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26 June 2013

Back to Basics: Sequence Mode

Sequence mode screen capture
Figure 1: Sequence mode enables fast trigger rates and
optimizes memory usage by ignoring dead time.
Now and again, an oscilloscope user may need to capture either a large number of fast pulses in quick succession, or a small number of events separated by relatively long periods of time. Either of these scenarios are challenging with typical acquisition modes. Fortunately, most modern oscilloscopes offer what we call "sequence mode" (other oscilloscope makers refer to similar acquisition modes as "fast-frame" or "segmented memory" mode).

Sequence mode is a fast acquisition mode that functions by dividing the instrument's acquisition memory into thousands of segments. Each of these memory segments stores a single acquisition, creating a single waveform of individual segments. Each segment is triggered, captured, and stored when a predetermined number of triggers is reached. Thus, sequence mode is ideal for capturing either fast pulses in quick succession, or events spaced over long periods.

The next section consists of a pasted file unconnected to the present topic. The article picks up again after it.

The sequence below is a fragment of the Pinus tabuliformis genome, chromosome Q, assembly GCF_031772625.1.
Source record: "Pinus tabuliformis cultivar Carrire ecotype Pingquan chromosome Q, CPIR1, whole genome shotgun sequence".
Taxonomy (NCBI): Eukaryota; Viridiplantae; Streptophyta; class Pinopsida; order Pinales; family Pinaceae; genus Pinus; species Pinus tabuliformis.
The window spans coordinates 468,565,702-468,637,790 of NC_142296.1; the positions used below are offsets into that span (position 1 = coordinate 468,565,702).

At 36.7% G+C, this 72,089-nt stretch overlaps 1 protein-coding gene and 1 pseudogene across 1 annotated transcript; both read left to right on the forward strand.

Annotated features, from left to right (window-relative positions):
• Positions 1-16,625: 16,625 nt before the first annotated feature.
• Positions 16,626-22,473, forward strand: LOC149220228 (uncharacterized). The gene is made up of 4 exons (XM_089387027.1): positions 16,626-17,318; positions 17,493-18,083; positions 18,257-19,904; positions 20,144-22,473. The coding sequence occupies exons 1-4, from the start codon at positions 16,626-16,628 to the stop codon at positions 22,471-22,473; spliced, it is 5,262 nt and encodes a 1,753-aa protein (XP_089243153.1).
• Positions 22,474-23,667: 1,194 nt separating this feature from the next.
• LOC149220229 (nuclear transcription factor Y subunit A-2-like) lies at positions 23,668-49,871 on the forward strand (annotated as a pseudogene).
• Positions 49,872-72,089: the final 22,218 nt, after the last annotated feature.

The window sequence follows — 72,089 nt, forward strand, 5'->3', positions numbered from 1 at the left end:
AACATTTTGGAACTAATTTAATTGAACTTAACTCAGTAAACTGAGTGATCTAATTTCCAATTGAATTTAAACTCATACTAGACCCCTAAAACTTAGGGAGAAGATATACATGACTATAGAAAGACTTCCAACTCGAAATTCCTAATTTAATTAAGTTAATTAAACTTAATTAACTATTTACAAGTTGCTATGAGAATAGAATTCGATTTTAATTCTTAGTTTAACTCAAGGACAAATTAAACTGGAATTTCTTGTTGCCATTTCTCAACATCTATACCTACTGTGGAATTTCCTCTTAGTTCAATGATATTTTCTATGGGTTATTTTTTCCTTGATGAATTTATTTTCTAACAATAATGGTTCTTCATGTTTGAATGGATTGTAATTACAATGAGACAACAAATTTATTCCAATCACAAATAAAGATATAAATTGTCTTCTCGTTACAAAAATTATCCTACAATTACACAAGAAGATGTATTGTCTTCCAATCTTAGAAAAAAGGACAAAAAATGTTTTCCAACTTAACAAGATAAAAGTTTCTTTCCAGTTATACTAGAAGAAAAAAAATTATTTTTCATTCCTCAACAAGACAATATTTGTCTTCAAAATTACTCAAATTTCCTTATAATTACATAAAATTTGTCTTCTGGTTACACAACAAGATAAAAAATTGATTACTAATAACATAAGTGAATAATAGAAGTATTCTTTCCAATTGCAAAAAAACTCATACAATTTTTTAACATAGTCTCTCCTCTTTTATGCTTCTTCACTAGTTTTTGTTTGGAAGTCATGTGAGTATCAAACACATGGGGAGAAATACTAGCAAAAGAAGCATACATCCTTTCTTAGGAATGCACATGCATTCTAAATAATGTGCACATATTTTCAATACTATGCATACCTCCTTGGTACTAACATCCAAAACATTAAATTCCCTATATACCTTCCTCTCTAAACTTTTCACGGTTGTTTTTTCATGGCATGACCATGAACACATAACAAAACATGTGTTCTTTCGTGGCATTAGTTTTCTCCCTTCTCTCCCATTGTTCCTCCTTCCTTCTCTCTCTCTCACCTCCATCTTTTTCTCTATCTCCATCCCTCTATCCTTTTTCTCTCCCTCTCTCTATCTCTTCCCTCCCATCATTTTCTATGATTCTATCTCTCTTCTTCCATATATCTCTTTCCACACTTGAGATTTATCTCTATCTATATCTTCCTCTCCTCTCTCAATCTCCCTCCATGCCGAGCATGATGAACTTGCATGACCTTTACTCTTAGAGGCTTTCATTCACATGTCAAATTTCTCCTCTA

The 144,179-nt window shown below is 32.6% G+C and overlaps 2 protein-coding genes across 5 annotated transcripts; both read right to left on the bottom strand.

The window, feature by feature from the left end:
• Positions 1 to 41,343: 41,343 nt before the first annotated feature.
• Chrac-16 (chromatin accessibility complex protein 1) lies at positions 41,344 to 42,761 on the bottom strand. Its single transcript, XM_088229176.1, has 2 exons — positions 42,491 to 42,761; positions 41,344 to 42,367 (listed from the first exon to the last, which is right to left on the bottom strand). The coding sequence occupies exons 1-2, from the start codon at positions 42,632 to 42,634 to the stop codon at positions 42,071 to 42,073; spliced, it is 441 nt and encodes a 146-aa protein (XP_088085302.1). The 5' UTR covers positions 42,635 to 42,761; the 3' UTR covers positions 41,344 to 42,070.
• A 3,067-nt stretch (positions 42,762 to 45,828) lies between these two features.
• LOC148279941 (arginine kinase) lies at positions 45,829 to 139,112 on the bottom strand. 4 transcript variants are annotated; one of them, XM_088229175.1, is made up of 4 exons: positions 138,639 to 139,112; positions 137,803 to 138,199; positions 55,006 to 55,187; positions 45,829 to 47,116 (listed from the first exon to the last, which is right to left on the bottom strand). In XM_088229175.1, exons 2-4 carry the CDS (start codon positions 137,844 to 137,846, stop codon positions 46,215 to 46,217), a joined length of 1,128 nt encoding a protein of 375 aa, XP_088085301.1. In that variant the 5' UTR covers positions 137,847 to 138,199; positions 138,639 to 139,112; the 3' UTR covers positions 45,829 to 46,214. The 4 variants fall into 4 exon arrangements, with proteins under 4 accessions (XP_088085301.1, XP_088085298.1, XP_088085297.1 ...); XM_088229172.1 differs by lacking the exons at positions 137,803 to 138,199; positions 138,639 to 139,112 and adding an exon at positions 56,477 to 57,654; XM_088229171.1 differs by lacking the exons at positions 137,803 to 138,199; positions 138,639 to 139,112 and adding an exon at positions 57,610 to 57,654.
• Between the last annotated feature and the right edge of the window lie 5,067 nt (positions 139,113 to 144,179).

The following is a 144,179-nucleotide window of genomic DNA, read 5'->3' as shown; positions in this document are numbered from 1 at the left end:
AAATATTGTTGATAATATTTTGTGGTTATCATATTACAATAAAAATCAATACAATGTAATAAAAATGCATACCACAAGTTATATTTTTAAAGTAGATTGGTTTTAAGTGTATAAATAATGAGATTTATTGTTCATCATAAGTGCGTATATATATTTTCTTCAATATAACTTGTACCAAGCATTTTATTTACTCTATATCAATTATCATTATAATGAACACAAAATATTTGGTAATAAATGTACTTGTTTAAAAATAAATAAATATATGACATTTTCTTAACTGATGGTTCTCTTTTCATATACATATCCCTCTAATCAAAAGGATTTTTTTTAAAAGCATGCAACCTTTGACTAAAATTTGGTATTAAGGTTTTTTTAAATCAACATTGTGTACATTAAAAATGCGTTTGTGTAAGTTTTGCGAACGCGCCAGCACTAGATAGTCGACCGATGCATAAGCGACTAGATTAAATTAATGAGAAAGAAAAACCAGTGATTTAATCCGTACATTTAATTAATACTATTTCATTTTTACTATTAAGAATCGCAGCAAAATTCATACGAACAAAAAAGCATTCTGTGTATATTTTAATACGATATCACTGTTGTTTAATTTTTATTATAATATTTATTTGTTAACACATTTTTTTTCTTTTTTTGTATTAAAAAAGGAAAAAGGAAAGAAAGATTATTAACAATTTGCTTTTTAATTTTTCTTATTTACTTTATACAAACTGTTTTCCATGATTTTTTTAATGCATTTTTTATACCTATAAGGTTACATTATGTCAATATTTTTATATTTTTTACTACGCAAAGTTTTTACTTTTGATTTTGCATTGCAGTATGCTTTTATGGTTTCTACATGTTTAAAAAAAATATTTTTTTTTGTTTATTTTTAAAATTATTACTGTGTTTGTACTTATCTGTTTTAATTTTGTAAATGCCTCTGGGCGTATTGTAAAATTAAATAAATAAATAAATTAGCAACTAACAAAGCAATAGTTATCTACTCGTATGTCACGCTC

Sequence mode enables fast trigger rates for capturing many fast pulses. It also optimizes memory usage by not capturing dead time (Figure 1). All triggers are time-stamped and displayed for the user's reference.

Perspective display mode
Figure 2: Sequence mode is further enhanced by a number of
display modes, such as perspective mode as seen here.
For example, consider a signal captured from an echo-ranging system in which a transmitted pulse is followed by a reflected pulse with position and amplitude that varies with distance. That is what is depicted in Figure 1 with, in this instance, the oscilloscope being set to make 10 acquisitions (with an HDO6000 oscilloscope, this number can be set as high as 65,000).

Sequence mode may be combined with complex triggers to isolate rare events. As a result, users can capture all instances over periods of hours or even days, viewing and/or analyzing each event at a later time. Further, there is a variety of ways in which the acquisitions can be viewed: adjacent (the default display mode), overlay, waterfall, perspective, and mosaic (Figure 2). Each of these views provides a different way to visually compare segments.

Not every measurement task involves acquisitions of lots of fast pulses or isolated events spread out over long periods of time. But when these sorts of measurements are called for, sequence mode is a great tool for capturing them in a way that's both useful and efficient.

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